Gauge your reach (did you hear about this?)
You launched a campaign on Monday. On Wednesday you haven’t quite hit the numbers you were hoping for. You want to see how far your campaign has travelled, to decide whether your promotion failed, people weren’t interested, or something else went wrong. A simple poll could offer some valuable insight into the problem. Asking, “Did you hear about our latest campaign?” is a good way to gauge the success of your promotion. If you get a lot of “no’s,” then your promotion likely needs work. If people respond in the positive, it might be your campaign that wasn’t up to snuff.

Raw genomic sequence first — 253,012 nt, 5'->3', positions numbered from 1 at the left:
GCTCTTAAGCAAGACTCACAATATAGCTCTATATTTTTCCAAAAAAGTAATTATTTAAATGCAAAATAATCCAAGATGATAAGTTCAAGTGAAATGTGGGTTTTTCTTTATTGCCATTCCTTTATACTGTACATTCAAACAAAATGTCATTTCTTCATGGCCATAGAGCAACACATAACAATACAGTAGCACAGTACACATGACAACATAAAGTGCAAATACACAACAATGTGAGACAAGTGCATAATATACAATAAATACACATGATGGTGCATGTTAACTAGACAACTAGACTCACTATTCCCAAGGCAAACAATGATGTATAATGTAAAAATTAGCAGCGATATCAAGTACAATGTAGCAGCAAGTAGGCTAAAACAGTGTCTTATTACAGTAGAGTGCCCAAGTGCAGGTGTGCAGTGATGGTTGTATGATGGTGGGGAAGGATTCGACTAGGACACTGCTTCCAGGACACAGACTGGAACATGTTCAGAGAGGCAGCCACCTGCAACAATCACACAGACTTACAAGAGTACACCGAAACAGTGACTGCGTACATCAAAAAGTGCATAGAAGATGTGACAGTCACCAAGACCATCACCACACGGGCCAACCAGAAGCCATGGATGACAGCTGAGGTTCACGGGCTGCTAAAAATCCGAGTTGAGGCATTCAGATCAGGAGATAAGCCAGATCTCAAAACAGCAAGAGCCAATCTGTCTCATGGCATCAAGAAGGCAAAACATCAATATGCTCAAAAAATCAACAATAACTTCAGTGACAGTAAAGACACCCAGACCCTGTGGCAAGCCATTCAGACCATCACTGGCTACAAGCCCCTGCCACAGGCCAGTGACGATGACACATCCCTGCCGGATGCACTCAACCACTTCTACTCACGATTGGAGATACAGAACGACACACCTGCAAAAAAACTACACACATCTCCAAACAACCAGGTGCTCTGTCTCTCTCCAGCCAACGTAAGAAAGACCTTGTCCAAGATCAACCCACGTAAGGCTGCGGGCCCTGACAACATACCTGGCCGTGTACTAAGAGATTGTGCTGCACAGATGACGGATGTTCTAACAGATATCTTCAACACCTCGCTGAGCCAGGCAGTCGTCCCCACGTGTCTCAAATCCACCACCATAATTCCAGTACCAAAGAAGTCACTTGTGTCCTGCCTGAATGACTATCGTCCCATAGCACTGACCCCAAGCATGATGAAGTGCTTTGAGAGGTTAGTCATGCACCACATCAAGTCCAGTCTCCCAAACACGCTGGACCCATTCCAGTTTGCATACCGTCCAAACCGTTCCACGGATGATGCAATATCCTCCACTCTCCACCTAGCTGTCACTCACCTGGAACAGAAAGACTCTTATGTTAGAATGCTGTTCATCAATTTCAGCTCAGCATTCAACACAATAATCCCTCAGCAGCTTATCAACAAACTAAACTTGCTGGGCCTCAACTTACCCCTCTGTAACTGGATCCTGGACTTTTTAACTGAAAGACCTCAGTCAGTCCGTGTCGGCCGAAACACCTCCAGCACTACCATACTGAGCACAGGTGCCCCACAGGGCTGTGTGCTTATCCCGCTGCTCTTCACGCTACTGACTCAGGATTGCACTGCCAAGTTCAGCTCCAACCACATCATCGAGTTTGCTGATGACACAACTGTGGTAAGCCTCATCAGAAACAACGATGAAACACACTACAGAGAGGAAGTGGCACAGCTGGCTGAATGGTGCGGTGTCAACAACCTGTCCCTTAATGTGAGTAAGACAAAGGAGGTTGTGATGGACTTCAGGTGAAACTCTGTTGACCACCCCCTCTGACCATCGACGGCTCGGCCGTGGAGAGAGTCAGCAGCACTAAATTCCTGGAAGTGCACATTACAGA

Build your own adventure
This is one of the more ‘outside the box’ ideas for Twitter polls, but one that could result in a lot of engagement on Twitter. Want an interesting way to support a new campaign? How about a build your own adventure. Let your followers know that you’re going to be spending a day letting them decide what you’re going to do. Maybe your mascot is going to act out their decisions on video. Maybe it’s your CEO. Prompt them with a question like, “Should we write a song about accounting, or a poem?” Tally the votes and follow through. Next, “Should our CEO explain income tax while hopping on one foot? Or while standing on his head?” These might be extreme examples (or totally another day at the office, if you worked at Hootsuite), but create an adventure to fit your own culture, and your campaign. Your fans will love it.